Definitions for featureˈfi tʃər
This page provides all possible meanings and translations of the word feature
a prominent attribute or aspect of something
"the map showed roads and other features"; "generosity is one of his best characteristics"
the characteristic parts of a person's face: eyes and nose and mouth and chin
"an expression of pleasure crossed his features"; "his lineaments were very regular"
feature, feature film(noun)
the principal (full-length) film in a program at a movie theater
"the feature tonight is `Casablanca'"
feature, feature article(noun)
a special or prominent article in a newspaper or magazine
"they ran a feature on retirement planning"
feature of speech, feature(noun)
(linguistics) a distinctive characteristic of a linguistic unit that serves to distinguish it from other units of the same kind
an article of merchandise that is displayed or advertised more than other articles
have as a feature
"This restaurant features the most famous chefs in France"
sport, feature, boast(verb)
wear or display in an ostentatious or proud manner
"she was sporting a new hat"
One's structure or make-up; form, shape, bodily proportions.
An important or main item.
A long, prominent, article or item in the media, or the department that creates them; frequently used technically to distinguish content from news.
Any of the physical constituents of the face (eyes, nose, etc.).
A beneficial capability of a piece of software.
The cast or structure of anything, or of any part of a thing, as of a landscape, a picture, a treaty, or an essay; any marked peculiarity or characteristic; as, one of the features of the landscape.
Something discerned from physical evidence that helps define, identify, characterize, and interpret an archeological site.
Characteristic forms or shapes of a part. For example, a hole, boss, slot, cut, chamfer, or fillet.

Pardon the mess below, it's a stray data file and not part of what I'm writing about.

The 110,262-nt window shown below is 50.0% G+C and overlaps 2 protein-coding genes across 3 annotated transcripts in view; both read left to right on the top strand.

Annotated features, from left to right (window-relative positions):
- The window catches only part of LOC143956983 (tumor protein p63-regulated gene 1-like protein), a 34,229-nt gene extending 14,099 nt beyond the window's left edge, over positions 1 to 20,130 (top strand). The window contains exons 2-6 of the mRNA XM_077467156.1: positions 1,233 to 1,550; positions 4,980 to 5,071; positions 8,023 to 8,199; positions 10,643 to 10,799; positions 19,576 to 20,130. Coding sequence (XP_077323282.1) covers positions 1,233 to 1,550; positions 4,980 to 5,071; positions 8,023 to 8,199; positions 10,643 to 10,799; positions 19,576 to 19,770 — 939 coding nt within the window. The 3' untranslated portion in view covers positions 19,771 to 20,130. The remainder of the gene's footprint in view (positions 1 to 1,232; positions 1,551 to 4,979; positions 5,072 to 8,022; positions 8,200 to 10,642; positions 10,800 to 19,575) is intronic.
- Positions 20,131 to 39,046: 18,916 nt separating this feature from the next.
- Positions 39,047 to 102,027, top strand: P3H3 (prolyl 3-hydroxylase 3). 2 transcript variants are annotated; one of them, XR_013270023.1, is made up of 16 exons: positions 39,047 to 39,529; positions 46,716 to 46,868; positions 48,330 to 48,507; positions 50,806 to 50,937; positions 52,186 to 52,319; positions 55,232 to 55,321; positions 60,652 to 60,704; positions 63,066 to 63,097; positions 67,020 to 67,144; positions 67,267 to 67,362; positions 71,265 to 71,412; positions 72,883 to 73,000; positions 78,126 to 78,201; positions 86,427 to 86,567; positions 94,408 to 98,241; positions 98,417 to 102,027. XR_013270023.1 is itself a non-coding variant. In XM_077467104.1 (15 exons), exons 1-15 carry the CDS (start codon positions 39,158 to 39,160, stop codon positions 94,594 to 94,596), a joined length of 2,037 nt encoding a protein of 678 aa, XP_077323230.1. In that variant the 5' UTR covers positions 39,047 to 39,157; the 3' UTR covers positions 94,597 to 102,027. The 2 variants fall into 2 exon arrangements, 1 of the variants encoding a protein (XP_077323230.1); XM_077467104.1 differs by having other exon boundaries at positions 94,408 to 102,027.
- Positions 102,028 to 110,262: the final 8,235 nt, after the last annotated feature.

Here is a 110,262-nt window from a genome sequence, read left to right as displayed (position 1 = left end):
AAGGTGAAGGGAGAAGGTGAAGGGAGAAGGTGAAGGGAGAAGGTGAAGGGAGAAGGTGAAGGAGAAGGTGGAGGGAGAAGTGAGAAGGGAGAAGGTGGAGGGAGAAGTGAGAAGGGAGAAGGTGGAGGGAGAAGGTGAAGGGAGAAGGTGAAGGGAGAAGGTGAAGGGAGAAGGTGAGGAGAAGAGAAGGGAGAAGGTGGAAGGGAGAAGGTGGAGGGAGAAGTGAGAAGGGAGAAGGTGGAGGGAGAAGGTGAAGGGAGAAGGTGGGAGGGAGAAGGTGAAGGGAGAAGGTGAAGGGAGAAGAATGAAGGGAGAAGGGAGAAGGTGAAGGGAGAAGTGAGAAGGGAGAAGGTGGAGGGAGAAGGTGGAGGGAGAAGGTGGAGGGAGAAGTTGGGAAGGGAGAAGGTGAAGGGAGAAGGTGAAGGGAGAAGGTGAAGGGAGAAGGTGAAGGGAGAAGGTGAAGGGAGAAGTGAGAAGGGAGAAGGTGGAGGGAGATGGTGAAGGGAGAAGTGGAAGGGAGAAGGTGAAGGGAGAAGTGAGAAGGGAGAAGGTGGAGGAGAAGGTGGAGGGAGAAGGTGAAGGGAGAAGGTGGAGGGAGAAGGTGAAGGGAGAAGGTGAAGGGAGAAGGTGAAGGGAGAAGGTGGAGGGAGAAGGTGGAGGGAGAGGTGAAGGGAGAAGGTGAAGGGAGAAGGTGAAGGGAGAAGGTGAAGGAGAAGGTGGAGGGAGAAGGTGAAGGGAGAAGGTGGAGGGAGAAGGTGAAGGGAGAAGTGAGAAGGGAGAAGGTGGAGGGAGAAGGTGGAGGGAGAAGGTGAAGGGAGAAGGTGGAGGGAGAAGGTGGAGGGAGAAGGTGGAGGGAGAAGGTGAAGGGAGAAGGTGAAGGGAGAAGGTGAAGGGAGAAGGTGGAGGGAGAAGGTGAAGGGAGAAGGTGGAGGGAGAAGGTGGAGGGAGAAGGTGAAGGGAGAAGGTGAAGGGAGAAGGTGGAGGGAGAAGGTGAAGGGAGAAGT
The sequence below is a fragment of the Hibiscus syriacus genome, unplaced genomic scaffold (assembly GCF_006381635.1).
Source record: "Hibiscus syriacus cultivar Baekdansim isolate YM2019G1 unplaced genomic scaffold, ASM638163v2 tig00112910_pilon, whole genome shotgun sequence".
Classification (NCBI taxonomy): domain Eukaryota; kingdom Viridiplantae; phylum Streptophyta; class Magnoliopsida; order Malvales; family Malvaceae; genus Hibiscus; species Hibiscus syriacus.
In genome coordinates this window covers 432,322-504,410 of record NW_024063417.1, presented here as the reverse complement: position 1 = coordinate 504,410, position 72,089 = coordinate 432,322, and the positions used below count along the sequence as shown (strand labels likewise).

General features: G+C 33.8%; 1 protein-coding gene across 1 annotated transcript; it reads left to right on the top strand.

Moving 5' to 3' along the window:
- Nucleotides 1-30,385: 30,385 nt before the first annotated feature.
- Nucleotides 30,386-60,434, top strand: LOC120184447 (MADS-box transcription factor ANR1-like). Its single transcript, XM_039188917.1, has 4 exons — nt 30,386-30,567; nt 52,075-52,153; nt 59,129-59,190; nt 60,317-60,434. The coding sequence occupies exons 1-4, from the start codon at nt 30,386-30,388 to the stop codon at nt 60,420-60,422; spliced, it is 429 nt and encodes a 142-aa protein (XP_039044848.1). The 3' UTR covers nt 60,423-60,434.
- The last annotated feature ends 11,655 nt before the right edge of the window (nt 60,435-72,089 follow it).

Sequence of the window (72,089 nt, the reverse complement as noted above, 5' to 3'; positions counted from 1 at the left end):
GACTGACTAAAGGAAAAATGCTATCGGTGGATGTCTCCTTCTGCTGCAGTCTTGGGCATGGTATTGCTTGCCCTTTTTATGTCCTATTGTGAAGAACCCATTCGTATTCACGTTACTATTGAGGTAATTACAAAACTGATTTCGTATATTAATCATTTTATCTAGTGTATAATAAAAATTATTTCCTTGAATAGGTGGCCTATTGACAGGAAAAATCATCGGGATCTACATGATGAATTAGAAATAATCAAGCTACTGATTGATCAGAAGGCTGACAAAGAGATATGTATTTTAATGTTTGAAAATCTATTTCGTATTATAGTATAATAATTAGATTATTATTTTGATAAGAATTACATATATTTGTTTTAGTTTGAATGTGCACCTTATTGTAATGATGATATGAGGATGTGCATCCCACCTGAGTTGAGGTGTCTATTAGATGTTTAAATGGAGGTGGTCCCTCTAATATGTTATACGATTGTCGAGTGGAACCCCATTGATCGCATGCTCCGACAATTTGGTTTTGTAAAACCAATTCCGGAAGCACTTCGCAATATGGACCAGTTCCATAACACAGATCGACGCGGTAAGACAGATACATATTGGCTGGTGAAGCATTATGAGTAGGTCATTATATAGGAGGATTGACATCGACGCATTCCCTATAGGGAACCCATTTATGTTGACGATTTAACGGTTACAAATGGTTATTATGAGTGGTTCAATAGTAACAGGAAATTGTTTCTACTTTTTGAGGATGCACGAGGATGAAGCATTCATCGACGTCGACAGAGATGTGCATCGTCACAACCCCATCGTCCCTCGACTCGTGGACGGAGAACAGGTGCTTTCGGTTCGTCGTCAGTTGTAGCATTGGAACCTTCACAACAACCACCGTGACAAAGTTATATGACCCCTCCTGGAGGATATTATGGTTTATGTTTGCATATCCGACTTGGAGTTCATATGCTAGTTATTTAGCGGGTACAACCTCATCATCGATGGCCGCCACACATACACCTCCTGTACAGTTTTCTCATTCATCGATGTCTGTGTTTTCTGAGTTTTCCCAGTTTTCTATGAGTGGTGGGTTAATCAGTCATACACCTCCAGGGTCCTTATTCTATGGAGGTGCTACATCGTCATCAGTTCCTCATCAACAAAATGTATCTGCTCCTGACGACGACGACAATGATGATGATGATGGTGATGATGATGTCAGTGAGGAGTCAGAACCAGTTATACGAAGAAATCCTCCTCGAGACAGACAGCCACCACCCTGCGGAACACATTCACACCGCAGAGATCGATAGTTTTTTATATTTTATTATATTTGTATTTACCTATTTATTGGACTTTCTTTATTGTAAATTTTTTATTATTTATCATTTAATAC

To ascribe the greatest importance to something within a certain context.
To star, to contain.
to appear; to make an appearance.
Origin: From feture, from faiture, from factura.
the make, form, or outward appearance of a person; the whole turn or style of the body; esp., good appearance
the make, cast, or appearance of the human face, and especially of any single part of the face; a lineament. (pl.) The face, the countenance
the cast or structure of anything, or of any part of a thing, as of a landscape, a picture, a treaty, or an essay; any marked peculiarity or characteristic; as, one of the features of the landscape
a form; a shape
Origin: [OE. feture form, shape, feature, OF. faiture fashion, make, fr. L. factura a making, formation, fr. facere, factum, to make. See Feat, Fact, and cf. Facture.]
In machine learning and pattern recognition, a feature is an individual measurable heuristic property of a phenomenon being observed. Choosing discriminating and independent features is key to any pattern recognition algorithm being successful in classification. Features are usually numeric, but structural features such as strings and graphs are used in syntactic pattern recognition. The set of features of a given data instance is often grouped into a feature vector. The reason for doing this is that the vector can be treated mathematically. For example, many algorithms compute a score for classifying an instance into a particular category by linearly combining a feature vector with a vector of weights, using a linear predictor function. The concept of "feature" is essentially the same as the concept of explanatory variable used in statistical techniques such as linear regression.
The New Hacker's Dictionary